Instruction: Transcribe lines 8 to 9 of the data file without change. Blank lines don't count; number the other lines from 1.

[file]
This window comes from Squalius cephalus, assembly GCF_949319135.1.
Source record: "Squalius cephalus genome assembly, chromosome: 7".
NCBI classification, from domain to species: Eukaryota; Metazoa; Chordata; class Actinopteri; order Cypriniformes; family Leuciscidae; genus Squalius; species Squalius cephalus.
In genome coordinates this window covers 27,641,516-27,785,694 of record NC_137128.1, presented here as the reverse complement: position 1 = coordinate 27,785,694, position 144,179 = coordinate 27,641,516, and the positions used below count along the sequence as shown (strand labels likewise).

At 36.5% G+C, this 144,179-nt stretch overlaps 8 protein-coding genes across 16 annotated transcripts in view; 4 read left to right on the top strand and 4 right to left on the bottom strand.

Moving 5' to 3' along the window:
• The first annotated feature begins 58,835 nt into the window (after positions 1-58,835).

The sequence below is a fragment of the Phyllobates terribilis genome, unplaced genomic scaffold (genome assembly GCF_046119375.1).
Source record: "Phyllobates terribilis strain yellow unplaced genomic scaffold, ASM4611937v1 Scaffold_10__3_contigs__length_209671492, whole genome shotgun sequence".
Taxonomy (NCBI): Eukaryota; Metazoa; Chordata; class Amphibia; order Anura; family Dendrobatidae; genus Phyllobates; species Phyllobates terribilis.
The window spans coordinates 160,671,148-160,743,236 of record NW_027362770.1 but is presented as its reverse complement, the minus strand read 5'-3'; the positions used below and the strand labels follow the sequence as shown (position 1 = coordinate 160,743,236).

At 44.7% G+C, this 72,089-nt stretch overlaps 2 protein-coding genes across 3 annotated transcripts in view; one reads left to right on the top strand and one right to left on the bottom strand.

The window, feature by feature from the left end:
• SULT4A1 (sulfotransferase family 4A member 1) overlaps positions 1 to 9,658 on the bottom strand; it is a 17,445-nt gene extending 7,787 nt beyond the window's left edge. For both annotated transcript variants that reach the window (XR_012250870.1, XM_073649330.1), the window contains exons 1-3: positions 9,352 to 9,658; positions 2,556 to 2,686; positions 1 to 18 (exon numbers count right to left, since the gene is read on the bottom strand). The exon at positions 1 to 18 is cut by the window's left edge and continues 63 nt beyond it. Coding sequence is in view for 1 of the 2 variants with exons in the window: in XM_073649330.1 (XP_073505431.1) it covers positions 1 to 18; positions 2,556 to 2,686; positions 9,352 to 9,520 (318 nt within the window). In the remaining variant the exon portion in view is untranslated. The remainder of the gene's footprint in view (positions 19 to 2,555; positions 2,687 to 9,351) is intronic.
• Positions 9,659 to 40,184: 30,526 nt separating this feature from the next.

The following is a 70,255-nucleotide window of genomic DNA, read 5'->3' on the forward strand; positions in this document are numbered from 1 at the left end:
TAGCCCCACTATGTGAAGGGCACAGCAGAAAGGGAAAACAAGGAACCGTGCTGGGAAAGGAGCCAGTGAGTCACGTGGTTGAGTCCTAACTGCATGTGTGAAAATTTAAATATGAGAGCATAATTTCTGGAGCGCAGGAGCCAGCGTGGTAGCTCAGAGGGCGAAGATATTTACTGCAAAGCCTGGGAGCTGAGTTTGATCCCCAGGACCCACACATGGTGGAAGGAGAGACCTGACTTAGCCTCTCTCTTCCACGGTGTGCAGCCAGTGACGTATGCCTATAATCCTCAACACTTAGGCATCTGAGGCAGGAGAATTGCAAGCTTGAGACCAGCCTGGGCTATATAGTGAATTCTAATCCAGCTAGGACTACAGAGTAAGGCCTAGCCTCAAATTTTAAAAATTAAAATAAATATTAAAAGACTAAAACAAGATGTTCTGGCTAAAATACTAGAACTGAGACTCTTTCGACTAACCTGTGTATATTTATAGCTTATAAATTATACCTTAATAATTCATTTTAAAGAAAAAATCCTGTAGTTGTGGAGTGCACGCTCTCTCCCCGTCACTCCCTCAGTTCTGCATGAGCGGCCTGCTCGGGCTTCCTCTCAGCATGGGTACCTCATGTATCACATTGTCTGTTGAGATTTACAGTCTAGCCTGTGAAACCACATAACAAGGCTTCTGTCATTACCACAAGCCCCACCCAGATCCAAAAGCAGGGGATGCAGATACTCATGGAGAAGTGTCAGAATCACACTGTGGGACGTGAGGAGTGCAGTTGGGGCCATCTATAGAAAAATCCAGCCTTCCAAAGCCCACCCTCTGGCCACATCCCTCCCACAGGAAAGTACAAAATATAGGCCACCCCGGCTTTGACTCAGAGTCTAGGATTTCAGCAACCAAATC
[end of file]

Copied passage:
The sequence below is a fragment of the Phyllobates terribilis genome, unplaced genomic scaffold (genome assembly GCF_046119375.1).
Source record: "Phyllobates terribilis strain yellow unplaced genomic scaffold, ASM4611937v1 Scaffold_10__3_contigs__length_209671492, whole genome shotgun sequence".